Cruising Without Mickey?

Comparing Other Cruise Lines to Disney Cruise Line

by Cheryl Pendry, PassPorter Featured Columnist
Last modified 09-07-2012

It was with some trepidation that we stepped aboard our first non-Disney cruise earlier this year.


By this point, we'd completed four cruises with Disney, taking us to places as far apart as the Mediterranean, Caribbean, and Alaska, and we’d become very used to the Disney way of doing things at sea. How would we cope with another cruise line? The answer was, surprisingly well and better that we thought we would.

P&O Azura - Seventeen restaurant photo
P&O Azura - Seventeen restaurant

Inside Seventeen, the Azura's adult only restaurant that charges additional to eat here, but it's worth the money!

First, why were we cruising with another company? Put simply, because Disney doesn't cruise around the Norwegian fjords, and they're also not (yet!) part of the amazing deals we get through one of our supermarkets here, which meant that the store's loyalty program paid for the majority of our cruise. Now if only Disney did that...

The line we chose was P&O, and I will be honest, I didn’t know much about them before that, but once we were booked, I set about finding out more. They’re actually celebrating their 175th anniversary this year, so they’re a company with quite a history. Now a division of the much larger Carnival Corp., they operate a total of seven ships, some accommodating up to 3,000 passengers, like the Azura, which we sailed on, while others carry much smaller numbers, around 700 people. They even have three adults-only ships, although sadly we didn’t get one of those for our cruise. However, that really didn’t matter, as the vast majority of people on board were adults.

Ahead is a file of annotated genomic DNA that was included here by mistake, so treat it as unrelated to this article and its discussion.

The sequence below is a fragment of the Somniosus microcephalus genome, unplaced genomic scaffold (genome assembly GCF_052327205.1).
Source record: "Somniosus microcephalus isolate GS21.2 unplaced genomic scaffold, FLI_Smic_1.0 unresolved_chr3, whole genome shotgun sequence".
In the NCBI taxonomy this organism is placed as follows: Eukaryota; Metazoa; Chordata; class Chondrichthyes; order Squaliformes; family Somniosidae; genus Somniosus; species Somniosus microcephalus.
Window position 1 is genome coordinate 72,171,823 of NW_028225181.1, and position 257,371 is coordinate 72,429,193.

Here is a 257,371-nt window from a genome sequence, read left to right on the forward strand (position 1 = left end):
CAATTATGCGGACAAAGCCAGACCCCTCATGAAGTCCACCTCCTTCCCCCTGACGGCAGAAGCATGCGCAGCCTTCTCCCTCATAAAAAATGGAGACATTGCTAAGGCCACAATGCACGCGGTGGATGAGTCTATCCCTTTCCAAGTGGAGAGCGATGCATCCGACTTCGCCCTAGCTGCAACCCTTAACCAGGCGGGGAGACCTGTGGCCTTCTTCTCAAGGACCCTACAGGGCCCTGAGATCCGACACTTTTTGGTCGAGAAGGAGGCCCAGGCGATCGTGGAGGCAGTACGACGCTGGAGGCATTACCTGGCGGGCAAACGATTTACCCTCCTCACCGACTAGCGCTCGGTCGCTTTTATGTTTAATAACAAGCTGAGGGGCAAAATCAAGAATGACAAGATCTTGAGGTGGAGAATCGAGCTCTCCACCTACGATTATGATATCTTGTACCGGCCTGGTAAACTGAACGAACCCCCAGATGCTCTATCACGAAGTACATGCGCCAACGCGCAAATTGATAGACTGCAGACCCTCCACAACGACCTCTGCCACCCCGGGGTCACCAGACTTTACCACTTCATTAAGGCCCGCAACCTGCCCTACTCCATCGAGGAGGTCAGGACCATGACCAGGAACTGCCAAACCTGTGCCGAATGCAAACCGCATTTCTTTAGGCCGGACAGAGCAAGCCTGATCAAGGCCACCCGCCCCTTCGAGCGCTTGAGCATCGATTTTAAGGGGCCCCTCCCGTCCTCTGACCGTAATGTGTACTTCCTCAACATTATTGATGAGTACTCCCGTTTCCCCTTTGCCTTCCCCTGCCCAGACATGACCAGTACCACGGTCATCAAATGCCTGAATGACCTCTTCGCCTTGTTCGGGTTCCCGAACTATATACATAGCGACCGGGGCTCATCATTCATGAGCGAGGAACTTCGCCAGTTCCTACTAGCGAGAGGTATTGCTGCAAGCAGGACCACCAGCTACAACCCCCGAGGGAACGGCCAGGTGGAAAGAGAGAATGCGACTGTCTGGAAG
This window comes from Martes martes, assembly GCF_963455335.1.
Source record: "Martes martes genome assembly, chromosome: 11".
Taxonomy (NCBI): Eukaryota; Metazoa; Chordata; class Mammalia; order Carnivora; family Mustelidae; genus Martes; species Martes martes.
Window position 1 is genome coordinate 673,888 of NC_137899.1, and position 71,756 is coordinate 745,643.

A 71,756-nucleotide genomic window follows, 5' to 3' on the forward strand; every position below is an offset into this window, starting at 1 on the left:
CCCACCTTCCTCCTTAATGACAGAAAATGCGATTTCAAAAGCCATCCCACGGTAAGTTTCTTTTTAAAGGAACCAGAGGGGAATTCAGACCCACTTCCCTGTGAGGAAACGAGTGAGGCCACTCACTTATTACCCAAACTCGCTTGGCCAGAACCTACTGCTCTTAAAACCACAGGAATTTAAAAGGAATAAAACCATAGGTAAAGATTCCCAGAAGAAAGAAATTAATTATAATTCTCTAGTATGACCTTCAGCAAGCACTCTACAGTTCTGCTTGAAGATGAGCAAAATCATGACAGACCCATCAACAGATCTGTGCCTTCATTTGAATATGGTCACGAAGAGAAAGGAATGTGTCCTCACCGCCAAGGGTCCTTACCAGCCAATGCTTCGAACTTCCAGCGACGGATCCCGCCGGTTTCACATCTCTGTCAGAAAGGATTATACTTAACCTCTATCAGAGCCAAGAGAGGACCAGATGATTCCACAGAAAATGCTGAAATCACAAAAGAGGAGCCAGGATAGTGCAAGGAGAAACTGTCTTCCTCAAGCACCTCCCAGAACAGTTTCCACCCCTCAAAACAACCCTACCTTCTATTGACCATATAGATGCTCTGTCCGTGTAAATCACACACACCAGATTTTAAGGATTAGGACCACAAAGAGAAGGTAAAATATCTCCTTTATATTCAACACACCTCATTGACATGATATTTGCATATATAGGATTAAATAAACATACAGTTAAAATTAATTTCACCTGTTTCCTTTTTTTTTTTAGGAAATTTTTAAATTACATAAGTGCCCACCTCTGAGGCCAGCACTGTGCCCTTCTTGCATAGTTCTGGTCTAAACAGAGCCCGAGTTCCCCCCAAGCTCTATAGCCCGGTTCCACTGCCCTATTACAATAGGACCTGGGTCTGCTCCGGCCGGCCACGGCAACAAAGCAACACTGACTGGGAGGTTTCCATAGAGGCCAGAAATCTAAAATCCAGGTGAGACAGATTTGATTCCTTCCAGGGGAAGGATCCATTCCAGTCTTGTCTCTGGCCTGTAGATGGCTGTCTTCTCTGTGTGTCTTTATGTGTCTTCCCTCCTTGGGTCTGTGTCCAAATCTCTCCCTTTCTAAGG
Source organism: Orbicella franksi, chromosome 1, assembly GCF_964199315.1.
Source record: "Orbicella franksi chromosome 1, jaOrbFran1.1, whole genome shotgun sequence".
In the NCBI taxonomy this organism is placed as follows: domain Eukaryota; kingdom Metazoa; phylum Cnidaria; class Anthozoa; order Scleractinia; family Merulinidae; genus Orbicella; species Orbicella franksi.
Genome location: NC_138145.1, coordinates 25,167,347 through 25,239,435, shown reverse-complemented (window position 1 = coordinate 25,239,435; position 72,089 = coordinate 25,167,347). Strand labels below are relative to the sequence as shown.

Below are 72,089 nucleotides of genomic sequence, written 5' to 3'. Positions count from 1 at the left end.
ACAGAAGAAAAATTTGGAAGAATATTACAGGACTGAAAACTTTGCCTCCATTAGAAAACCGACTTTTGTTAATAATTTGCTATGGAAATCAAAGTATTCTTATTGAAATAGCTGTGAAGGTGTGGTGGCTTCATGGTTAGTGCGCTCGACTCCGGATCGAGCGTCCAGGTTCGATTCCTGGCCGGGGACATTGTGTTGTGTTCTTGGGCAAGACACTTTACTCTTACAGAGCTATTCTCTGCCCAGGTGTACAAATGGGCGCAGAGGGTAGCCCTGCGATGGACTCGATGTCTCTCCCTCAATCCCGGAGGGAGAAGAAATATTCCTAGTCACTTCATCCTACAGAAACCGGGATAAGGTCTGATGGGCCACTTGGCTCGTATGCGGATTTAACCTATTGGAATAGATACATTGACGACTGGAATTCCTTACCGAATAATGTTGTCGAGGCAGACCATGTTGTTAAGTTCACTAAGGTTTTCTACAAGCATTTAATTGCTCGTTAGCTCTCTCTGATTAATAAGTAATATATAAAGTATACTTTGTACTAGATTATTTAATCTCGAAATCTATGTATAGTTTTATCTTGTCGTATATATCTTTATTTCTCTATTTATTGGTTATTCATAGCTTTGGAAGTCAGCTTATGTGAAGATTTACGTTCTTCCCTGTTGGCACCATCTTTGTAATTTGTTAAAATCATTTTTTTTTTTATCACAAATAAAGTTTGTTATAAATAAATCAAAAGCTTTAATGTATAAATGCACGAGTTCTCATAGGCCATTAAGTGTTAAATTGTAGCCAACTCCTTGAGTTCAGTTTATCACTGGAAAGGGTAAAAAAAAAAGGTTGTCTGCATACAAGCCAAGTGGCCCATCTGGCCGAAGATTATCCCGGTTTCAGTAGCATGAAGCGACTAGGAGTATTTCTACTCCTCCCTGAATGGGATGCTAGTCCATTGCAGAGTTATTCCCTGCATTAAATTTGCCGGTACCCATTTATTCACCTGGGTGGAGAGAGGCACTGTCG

That’s the first huge difference we noticed with Disney. Perhaps unsurprisingly, there weren’t many families on board, instead much of the make-up of the ship was either middle-aged or pensioners. A lot of them also appeared to have quite an extensive cruising history. Ask anyone if it was their first cruise, and they’d say no, and immediately reel off a list of where they'd sailed to before. It was slightly disconcerting, and even more so was the reaction when we said we were Disney cruisers. There was definitely some snobbery around that, and a complete lack of understanding of what Disney cruises were all about.

The second we boarded, we noticed that the theming on the Azura wasn't up to the level of Disney, but my goodness, they tried. Their atrium was still quite spectacular, and as the cruise wore on, I discovered more about the art on the ship on a special tour. I loved the way that one restaurant had portraits made out of nothing but food. It’s the sort of thing Disney would do, so obviously other cruise lines also know that the little details can make all the difference.

The one thing I was absolutely dreading on this cruise was throwing open the door to our cabin, having heard so much about how big Disney’s rooms are compared to other ships. I had absolutely nothing to worry about. Our room was a lovely size, and we actually thought it felt bigger than anything we’d had before with Disney.

We suspect some of that was down to the design of the room, which seemed to be packed with storage space. We absolutely loved the huge wardrobe, opposite the bathroom door, which was large enough to store our three suitcases. Although the bathroom wasn’t a split one, it was perfectly adequate for our needs, and the balcony was definitely a lot larger than its equivalent on Disney. All in all, we felt the cabins were actually much nicer than on Disney, something I never expected to say.